The blooms turn lethal for human beings when they consume marine organisms that feed on such algae. Incidents of paralytic shell fish poisoning, following an algal bloom, was reported in 1981 from Tamil Nadu, Karnataka and Maharashtra. Three persons lost their lives and 85 were hospitalised in Tamil Nadu.

In a similar incident at Vizhinjam in Kerala in 1997, seven persons died and around 500 were hospitalised. These people had consumed a mussel, which had fed on toxic algae. Another bloom that hit Kerala in 2004 resulted in nauseating smell emanating from the coastal waters extending from Kollam to Vizhinjam. More than 200 persons suffered from nausea and breathlessness for short duration due to the foul smell. The bloom also resulted in massive death in the region, scientists said.

Scientists had collected algal samples from 1,880 stations during the last 12 years as part of the study. They had also recorded the presence of 422 species of micro algae, including 35 harmful ones. Noctiluca scintillans was the dominant and frequently occurring algae during summer monsoon. While Cochlodinium, Gymnodinium, Gonyaulax and Ceratium bloomed frequently, blooming was an annual affair for Trichodesmium. However, the Noctiluca bloomed at intervals.

It was the Arabian Sea that experienced the most number of blooms over the decades. The Bay of Bengal recorded blooms by and large during the northeast monsoon when cyclonic storms occurred in the region. Global warming and the resultant storminess could also influence the frequency of bloom formation in the Indian seas, scientists said.

Causative factors

Upwelling, formation of mud banks, nutrient discharges from estuaries and run-off from the land during southwest and northeast monsoons cause some algae blooms in coastal waters.

The changing patterns of nutrient ratio of the coastal and the open ocean waters due to anthropogenic activities, increased aquaculture operations leading to enrichment of coastal waters, dispersal of toxic species through currents, storms, ship ballast waters and shell fish seeding activities were some of the factors triggering the blooms, they said.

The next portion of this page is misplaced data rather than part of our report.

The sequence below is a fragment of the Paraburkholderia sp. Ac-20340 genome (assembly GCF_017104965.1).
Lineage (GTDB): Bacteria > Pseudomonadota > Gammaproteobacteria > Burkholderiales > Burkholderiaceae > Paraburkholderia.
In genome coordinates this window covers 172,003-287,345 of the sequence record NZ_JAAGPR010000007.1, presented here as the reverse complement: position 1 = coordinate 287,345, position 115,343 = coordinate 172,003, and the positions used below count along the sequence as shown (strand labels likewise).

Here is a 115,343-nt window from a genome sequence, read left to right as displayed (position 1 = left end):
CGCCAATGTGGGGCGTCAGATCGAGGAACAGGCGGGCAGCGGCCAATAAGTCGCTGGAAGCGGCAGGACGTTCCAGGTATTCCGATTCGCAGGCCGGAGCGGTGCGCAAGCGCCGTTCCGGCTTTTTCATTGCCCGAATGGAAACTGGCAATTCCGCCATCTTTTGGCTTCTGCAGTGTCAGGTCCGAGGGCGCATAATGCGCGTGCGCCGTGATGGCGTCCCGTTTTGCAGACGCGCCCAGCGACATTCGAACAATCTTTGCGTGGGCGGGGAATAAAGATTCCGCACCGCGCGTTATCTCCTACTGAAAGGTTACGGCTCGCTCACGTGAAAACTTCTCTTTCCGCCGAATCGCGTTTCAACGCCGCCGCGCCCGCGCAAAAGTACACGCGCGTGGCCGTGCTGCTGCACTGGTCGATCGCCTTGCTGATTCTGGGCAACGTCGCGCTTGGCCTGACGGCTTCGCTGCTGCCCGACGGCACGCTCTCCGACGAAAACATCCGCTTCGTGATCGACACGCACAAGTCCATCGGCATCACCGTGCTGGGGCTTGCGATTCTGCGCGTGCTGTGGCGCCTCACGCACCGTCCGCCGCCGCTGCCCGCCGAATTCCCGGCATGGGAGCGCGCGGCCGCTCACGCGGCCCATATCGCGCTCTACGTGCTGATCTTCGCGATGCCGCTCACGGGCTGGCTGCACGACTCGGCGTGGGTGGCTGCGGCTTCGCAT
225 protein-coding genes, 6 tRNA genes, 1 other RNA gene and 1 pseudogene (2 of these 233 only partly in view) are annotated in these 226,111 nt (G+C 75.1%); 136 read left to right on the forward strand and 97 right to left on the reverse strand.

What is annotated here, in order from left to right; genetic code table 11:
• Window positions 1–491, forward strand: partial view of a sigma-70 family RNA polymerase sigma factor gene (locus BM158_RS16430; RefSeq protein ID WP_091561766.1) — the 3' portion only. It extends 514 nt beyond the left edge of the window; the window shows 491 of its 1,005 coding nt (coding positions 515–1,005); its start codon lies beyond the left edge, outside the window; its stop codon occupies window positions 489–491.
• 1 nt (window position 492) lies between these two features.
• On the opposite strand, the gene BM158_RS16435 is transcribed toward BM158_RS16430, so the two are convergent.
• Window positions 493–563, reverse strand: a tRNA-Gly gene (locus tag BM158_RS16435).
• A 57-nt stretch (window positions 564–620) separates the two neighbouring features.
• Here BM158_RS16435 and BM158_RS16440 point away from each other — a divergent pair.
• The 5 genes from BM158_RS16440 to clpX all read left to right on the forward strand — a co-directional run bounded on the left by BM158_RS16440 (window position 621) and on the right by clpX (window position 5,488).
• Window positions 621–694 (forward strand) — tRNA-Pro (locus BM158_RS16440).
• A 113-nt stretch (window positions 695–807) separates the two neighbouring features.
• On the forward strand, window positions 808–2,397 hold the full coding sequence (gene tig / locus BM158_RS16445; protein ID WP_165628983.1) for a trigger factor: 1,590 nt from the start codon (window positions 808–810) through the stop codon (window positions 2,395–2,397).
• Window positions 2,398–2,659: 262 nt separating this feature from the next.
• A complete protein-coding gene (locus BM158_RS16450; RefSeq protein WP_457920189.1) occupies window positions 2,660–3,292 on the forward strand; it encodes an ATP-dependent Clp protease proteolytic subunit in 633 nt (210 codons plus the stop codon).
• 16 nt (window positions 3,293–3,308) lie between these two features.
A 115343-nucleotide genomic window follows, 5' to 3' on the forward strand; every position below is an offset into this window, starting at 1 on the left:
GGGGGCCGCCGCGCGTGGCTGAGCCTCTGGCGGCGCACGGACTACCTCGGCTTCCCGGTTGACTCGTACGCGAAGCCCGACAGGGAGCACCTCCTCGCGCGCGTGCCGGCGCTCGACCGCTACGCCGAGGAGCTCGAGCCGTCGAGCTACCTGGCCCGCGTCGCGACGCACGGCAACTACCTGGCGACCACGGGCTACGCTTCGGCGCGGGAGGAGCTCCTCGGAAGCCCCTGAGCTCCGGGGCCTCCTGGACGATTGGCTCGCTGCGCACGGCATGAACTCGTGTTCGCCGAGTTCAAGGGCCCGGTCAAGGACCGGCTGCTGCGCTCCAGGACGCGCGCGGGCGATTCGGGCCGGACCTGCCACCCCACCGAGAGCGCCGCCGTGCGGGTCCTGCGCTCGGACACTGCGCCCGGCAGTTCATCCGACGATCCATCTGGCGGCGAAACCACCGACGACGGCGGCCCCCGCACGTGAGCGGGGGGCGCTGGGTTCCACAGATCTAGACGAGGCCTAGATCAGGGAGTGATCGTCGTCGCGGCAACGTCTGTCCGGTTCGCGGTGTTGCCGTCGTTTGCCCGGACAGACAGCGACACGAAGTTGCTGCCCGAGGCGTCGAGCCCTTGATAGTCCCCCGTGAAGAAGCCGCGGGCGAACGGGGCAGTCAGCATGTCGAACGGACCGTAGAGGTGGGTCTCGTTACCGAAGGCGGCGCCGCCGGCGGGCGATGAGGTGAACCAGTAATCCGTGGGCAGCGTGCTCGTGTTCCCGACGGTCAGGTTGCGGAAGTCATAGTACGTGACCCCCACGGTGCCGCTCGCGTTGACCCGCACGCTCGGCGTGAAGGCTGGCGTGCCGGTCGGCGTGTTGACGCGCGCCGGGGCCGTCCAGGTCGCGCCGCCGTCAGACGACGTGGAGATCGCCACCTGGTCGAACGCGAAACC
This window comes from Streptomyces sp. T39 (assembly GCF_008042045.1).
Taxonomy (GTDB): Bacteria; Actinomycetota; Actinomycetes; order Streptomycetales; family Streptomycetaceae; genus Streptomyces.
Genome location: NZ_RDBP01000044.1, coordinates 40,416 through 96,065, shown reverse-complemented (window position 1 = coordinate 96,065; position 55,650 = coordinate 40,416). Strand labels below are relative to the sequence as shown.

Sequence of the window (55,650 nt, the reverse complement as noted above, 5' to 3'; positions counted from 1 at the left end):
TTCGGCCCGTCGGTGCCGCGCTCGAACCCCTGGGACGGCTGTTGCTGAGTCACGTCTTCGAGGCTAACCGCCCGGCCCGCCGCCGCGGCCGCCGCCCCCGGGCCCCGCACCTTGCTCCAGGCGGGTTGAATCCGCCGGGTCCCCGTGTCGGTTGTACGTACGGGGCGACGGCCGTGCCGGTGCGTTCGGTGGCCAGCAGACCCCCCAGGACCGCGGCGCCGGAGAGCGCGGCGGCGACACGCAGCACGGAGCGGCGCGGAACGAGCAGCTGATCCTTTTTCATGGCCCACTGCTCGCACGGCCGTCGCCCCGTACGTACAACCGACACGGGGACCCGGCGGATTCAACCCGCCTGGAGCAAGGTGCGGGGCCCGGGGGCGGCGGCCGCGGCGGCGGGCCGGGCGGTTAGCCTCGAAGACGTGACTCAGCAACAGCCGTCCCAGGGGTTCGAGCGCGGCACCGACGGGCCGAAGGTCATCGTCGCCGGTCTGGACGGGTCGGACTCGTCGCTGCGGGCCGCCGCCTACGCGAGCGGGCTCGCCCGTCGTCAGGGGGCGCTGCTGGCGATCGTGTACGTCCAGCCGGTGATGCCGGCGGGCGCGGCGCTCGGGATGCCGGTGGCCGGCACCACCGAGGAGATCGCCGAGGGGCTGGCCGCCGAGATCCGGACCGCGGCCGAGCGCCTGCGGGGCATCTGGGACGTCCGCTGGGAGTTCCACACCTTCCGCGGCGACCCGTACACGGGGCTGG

Saturday, December 18, 2010

Friday, December 17, 2010

Diatom Ventures LLC

A Venture Capital firm named Diatom Ventures

Our Purpose at Diatom Ventures is to help great entrepreneurs build profitable and enduring businesses that benefit the world. We partner with emerging, high-growth companies that have developed innovative products or services with the potential to remake their industries in socially responsible ways, in balance with nature and all company stakeholders. We believe that, working together, we can both make a difference and earn superior financial returns.

Diatoms are tiny creatures that have huge impacts. They are beautiful microscopic plankton that drift on or near the surface of the sea, multiply quickly when conditions are favorable, and form the foundation of the food chain in the world's oceans. They convert sunlight, carbon dioxide and nutrients into carbohydrates on which nearly all life in the ocean depends. They fuel all of the Earth's living systems, and by their sheer number may cycle as much carbon on Earth as all rainforests combined.

Saturday, December 4, 2010

Wadi Hanifa Bioremediation Project, Riyadh.

Bio-remediation Facility


The Bio-remediation Facility is designed as habitat and natural structures to support the

biology that will do the work of cleaning the water.

The three main goals of bio-remediation are:

1. Reduction of fecal and total Coliform bacteria to safe levels;

2. Elimination of bad odours; and

3. Prevent cumulative negative impacts of nutrient load through the Wadi.

the bio-remediation Facility is the integral part of the Wadi hanifah restoration project. the main treatment process of the water comprises 3 main functions that will take place in this area:

1. Aeration to kill the coloform bacteria in the water;

2. Development of a food chain to bio-accumulate excessive nutrients derived from urban sewage and wastewater; and

3. De-nitrifying (to metabolize nitrogenous compounds) to reduce odours emanating from the wastewater.

The four components of the Bioremediation Facility are designed to enhance the natural treatment process are:

1. biocells – These are the basic units of the Bio-remediation Facility which are responsible for the bulk of nutrient assimilation. The whole facility consists of 3 biocell groups as follows: Group 2 (20 biocells), Group 3 (34 biocells) and Group 4 (80 biocells);

2. aeration system – This provides sufficient levels of dissolved oxygen (DO) to the system killing coliform bacteria and creating favorable conditions to microbes, fish & other aquatic


3. artificial periphtyon benthic substrates – Provide substrates for biofilm / periphyton which is essential for bio-accumulating nutrients through the food chain; and

4. Fish (tilapia) – Serving as the top of the food chain and controlling the growth of filamentous algae.